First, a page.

“It’s so interesting how we as a larger culture think about silence. We tend to think of it as a kind of disempowerment or a symptom of disempowerment. We’re not speaking because we’re not allowed to speak or because we feel that we can’t speak. But really, when a writer is to deploy silence in an effective way in a literary text, often it’s a form of agency and a show of resistance for that writer. I think that so many readers and literary critics expect women and non-binary and people of color to give a certain kind of narrative. But by refusing to kind of give in to those expectations through that purposeful withholding, it becomes a powerful form of resistance.” 

James: Poetry, like other art forms, isn’t static, evolving with changing tastes, the desire to experiment, and a reflection of our culture. Where do you see contemporary poets pushing poetry into new directions? 

Kristina: “As a reader and an editor, I see a lot of really straightforward narrative poetry. What’s interesting about that is the ideas that are being dealt with and deployed are so interesting, but I want the language to be just as interesting as those ideas. So going forward, seeing poetry evolve and grow, I’m really excited for poetry that uses language and diction and description in ways that are just as provocative as the ideas and the stories that are being conveyed.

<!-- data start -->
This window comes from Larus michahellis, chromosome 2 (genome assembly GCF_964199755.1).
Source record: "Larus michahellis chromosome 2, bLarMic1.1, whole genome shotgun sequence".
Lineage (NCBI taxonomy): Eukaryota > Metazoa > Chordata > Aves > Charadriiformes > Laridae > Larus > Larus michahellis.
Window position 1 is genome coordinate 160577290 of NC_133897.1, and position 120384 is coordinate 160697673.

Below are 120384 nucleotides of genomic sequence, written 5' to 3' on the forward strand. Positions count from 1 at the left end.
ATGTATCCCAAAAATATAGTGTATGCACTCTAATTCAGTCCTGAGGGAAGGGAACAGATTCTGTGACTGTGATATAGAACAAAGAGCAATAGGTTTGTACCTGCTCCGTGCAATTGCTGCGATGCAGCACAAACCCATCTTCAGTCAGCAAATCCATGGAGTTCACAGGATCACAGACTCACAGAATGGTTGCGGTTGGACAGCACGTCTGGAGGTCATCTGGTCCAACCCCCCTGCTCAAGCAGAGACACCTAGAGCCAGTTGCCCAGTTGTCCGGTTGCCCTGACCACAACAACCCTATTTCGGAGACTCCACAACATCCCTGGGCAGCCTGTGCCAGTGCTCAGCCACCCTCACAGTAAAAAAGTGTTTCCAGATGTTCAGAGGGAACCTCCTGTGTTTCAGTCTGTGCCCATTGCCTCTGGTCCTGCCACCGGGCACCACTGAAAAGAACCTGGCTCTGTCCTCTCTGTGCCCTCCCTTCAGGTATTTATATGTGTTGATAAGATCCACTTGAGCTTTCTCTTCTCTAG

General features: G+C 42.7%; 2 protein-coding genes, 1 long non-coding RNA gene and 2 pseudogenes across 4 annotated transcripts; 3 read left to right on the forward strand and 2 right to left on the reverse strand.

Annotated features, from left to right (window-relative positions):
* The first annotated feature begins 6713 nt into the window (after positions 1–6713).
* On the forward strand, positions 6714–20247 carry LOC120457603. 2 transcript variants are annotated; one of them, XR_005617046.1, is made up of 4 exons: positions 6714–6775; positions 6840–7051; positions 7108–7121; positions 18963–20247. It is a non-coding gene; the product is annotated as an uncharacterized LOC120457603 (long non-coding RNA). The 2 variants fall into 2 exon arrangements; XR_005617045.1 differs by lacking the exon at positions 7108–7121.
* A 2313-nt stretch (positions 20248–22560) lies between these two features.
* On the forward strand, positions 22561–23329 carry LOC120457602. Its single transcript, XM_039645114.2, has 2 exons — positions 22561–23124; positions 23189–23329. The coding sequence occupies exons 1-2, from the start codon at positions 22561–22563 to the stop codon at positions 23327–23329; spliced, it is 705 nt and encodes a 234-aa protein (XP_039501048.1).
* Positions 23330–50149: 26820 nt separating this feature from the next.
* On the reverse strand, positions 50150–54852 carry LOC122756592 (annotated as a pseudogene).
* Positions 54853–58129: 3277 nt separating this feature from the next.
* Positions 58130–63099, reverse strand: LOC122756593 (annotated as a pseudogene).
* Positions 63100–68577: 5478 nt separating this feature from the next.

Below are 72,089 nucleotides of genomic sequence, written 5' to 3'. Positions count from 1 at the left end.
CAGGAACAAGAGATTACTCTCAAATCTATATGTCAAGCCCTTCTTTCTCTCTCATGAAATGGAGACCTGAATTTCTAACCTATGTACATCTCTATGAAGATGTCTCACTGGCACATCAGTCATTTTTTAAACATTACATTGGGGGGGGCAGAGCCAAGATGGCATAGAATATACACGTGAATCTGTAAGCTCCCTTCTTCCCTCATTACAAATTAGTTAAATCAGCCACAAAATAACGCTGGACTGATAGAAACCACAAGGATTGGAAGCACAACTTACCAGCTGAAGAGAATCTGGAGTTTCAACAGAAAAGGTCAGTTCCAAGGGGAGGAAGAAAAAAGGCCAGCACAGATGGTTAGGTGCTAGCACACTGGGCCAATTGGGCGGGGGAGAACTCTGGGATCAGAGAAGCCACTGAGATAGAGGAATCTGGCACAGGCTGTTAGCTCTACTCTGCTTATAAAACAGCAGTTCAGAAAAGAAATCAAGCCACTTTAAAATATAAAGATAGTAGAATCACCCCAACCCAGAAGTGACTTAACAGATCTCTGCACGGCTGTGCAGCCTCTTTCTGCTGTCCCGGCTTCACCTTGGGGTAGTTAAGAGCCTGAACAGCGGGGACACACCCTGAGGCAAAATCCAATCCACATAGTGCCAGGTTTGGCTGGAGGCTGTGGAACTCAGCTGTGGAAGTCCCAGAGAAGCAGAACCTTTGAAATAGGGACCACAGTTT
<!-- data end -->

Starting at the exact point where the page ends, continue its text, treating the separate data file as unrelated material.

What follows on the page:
“There is so much potential with the poetry of social justice. The poetry can be politically charged on the level of content, but also there is room for the poetry to offer a powerful intervention into the kind of hierarchies and the causal chains that are implied by grammar. Grammar, as we see it in poetry, is a very Western, very male, very conventional way of thinking about storytelling and reason and what the reader is going to accept.  I’m really excited to see poetry that questions our ideas about reason or logic or storytelling, and takes risks, not only on the level of ideas and ideology but also on the level of the syntax and diction and the language itself on its most micro level.”